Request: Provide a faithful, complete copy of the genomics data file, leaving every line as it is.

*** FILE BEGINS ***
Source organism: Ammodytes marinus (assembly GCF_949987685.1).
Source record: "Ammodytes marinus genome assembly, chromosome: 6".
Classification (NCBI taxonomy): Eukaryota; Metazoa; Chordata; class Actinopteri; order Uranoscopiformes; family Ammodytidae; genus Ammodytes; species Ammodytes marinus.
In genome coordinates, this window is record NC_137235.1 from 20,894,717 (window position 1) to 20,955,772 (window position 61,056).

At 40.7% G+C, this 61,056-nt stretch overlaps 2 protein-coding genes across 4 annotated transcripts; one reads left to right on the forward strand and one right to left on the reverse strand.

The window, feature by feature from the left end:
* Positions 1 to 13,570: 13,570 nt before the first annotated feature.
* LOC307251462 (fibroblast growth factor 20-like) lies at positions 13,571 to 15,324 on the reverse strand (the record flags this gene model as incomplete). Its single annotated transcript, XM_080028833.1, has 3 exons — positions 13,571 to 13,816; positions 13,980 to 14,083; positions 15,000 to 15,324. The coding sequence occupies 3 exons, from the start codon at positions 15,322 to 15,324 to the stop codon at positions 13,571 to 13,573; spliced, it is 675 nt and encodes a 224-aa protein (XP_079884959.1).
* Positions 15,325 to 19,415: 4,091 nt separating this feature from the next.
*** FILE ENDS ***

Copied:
Source organism: Ammodytes marinus (assembly GCF_949987685.1).
Source record: "Ammodytes marinus genome assembly, chromosome: 6".
Classification (NCBI taxonomy): Eukaryota; Metazoa; Chordata; class Actinopteri; order Uranoscopiformes; family Ammodytidae; genus Ammodytes; species Ammodytes marinus.
In genome coordinates, this window is record NC_137235.1 from 20,894,717 (window position 1) to 20,955,772 (window position 61,056).

At 40.7% G+C, this 61,056-nt stretch overlaps 2 protein-coding genes across 4 annotated transcripts; one reads left to right on the forward strand and one right to left on the reverse strand.

The window, feature by feature from the left end:
* Positions 1 to 13,570: 13,570 nt before the first annotated feature.
* LOC307251462 (fibroblast growth factor 20-like) lies at positions 13,571 to 15,324 on the reverse strand (the record flags this gene model as incomplete). Its single annotated transcript, XM_080028833.1, has 3 exons — positions 13,571 to 13,816; positions 13,980 to 14,083; positions 15,000 to 15,324. The coding sequence occupies 3 exons, from the start codon at positions 15,322 to 15,324 to the stop codon at positions 13,571 to 13,573; spliced, it is 675 nt and encodes a 224-aa protein (XP_079884959.1).
* Positions 15,325 to 19,415: 4,091 nt separating this feature from the next.